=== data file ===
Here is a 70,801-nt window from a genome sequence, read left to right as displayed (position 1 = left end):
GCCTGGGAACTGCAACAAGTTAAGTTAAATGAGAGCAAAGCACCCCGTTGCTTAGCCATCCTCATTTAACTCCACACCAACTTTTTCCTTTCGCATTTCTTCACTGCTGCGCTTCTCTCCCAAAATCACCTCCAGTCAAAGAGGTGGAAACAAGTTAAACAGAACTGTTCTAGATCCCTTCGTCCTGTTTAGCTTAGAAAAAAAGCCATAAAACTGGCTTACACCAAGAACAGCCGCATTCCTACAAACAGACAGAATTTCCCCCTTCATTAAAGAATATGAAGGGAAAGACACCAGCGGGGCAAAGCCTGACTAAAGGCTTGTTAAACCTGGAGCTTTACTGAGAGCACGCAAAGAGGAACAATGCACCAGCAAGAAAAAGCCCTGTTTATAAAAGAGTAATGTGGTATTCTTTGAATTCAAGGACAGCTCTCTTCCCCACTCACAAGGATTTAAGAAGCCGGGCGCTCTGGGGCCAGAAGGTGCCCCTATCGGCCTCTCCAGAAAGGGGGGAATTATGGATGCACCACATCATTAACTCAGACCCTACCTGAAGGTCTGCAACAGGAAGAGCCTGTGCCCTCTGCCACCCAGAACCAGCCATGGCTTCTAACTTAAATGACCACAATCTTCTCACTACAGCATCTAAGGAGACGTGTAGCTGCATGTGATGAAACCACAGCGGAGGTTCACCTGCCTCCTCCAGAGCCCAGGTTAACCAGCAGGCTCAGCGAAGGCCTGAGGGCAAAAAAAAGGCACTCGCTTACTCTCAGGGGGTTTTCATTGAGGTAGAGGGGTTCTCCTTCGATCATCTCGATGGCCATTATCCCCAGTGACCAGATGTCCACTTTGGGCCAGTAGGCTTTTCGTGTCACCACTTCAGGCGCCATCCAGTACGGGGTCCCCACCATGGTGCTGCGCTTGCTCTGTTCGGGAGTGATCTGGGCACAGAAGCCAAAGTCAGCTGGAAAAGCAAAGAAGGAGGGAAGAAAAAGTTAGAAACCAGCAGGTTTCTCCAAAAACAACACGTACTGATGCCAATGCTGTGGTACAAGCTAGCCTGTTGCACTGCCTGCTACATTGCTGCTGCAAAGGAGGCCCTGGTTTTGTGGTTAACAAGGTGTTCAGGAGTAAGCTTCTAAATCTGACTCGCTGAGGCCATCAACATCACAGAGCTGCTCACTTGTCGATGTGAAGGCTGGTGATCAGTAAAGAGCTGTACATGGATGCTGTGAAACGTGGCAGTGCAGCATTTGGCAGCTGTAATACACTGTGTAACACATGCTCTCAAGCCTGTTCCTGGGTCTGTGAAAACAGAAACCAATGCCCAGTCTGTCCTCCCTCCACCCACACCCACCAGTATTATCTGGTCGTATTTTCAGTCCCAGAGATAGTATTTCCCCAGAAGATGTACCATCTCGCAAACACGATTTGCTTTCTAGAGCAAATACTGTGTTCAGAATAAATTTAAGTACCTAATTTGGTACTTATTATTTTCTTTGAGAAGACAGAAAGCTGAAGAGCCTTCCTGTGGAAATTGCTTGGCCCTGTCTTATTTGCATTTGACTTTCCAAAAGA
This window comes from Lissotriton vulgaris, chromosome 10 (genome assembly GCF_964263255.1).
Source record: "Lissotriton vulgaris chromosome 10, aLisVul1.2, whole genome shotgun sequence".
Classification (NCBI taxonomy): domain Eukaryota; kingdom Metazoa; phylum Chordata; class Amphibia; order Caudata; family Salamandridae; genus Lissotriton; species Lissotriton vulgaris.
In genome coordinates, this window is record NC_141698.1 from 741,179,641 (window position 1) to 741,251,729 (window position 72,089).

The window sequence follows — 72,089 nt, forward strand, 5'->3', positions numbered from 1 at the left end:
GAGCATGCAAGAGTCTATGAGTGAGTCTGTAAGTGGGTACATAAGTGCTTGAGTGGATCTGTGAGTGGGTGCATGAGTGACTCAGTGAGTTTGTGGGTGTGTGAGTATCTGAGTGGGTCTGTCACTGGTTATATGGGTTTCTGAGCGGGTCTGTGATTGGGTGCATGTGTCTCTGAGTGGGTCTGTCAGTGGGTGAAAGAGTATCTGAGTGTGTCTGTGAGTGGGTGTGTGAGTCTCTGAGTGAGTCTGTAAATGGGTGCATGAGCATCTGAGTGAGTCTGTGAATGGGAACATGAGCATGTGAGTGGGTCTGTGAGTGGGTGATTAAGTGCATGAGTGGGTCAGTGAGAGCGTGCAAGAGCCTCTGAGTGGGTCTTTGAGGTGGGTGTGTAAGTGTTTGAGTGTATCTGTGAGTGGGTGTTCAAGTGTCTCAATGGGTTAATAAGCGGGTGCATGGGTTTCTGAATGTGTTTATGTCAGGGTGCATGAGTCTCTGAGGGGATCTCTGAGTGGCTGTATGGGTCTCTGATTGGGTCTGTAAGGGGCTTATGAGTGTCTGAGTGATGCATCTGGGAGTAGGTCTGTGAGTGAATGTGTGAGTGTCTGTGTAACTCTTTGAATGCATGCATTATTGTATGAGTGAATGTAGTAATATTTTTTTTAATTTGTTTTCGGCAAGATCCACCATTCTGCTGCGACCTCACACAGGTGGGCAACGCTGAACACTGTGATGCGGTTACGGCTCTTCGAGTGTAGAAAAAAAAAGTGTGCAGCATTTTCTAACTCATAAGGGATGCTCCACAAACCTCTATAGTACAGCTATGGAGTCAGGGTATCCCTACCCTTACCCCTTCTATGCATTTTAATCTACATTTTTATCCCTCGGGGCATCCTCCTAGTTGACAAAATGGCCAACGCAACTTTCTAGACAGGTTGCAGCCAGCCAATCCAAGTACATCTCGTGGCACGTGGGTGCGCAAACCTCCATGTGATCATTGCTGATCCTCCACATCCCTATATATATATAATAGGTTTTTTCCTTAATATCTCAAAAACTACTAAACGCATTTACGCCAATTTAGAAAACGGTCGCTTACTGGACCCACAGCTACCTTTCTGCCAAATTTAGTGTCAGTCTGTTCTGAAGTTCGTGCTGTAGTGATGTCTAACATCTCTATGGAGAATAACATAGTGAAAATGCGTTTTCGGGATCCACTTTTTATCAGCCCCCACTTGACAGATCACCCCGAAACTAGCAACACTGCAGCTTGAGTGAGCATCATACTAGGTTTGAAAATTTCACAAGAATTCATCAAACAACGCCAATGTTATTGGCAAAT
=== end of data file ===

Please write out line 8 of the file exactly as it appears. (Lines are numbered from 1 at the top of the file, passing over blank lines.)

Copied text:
GAGCATGCAAGAGTCTATGAGTGAGTCTGTAAGTGGGTACATAAGTGCTTGAGTGGATCTGTGAGTGGGTGCATGAGTGACTCAGTGAGTTTGTGGGTGTGTGAGTATCTGAGTGGGTCTGTCACTGGTTATATGGGTTTCTGAGCGGGTCTGTGATTGGGTGCATGTGTCTCTGAGTGGGTCTGTCAGTGGGTGAAAGAGTATCTGAGTGTGTCTGTGAGTGGGTGTGTGAGTCTCTGAGTGAGTCTGTAAATGGGTGCATGAGCATCTGAGTGAGTCTGTGAATGGGAACATGAGCATGTGAGTGGGTCTGTGAGTGGGTGATTAAGTGCATGAGTGGGTCAGTGAGAGCGTGCAAGAGCCTCTGAGTGGGTCTTTGAGGTGGGTGTGTAAGTGTTTGAGTGTATCTGTGAGTGGGTGTTCAAGTGTCTCAATGGGTTAATAAGCGGGTGCATGGGTTTCTGAATGTGTTTATGTCAGGGTGCATGAGTCTCTGAGGGGATCTCTGAGTGGCTGTATGGGTCTCTGATTGGGTCTGTAAGGGGCTTATGAGTGTCTGAGTGATGCATCTGGGAGTAGGTCTGTGAGTGAATGTGTGAGTGTCTGTGTAACTCTTTGAATGCATGCATTATTGTATGAGTGAATGTAGTAATATTTTTTTTAATTTGTTTTCGGCAAGATCCACCATTCTGCTGCGACCTCACACAGGTGGGCAACGCTGAACACTGTGATGCGGTTACGGCTCTTCGAGTGTAGAAAAAAAAAGTGTGCAGCATTTTCTAACTCATAAGGGATGCTCCACAAACCTCTATAGTACAGCTATGGAGTCAGGGTATCCCTACCCTTACCCCTTCTATGCATTTTAATCTACATTTTTATCCCTCGGGGCATCCTCCTAGTTGACAAAATGGCCAACGCAACTTTCTAGACAGGTTGCAGCCAGCCAATCCAAGTACATCTCGTGGCACGTGGGTGCGCAAACCTCCATGTGATCATTGCTGATCCTCCACATCCCTATATATATATAATAGGTTTTTTCCTTAATATCTCAAAAACTACTAAACGCATTTACGCCAATTTAGAAAACGGTCGCTTACTGGACCCACAGCTACCTTTCTGCCAAATTTAGTGTCAGTCTGTTCTGAAGTTCGTGCTGTAGTGATGTCTAACATCTCTATGGAGAATAACATAGTGAAAATGCGTTTTCGGGATCCACTTTTTATCAGCCCCCACTTGACAGATCACCCCGAAACTAGCAACACTGCAGCTTGAGTGAGCATCATACTAGGTTTGAAAATTTCACAAGAATTCATCAAACAACGCCAATGTTATTGGCAAAT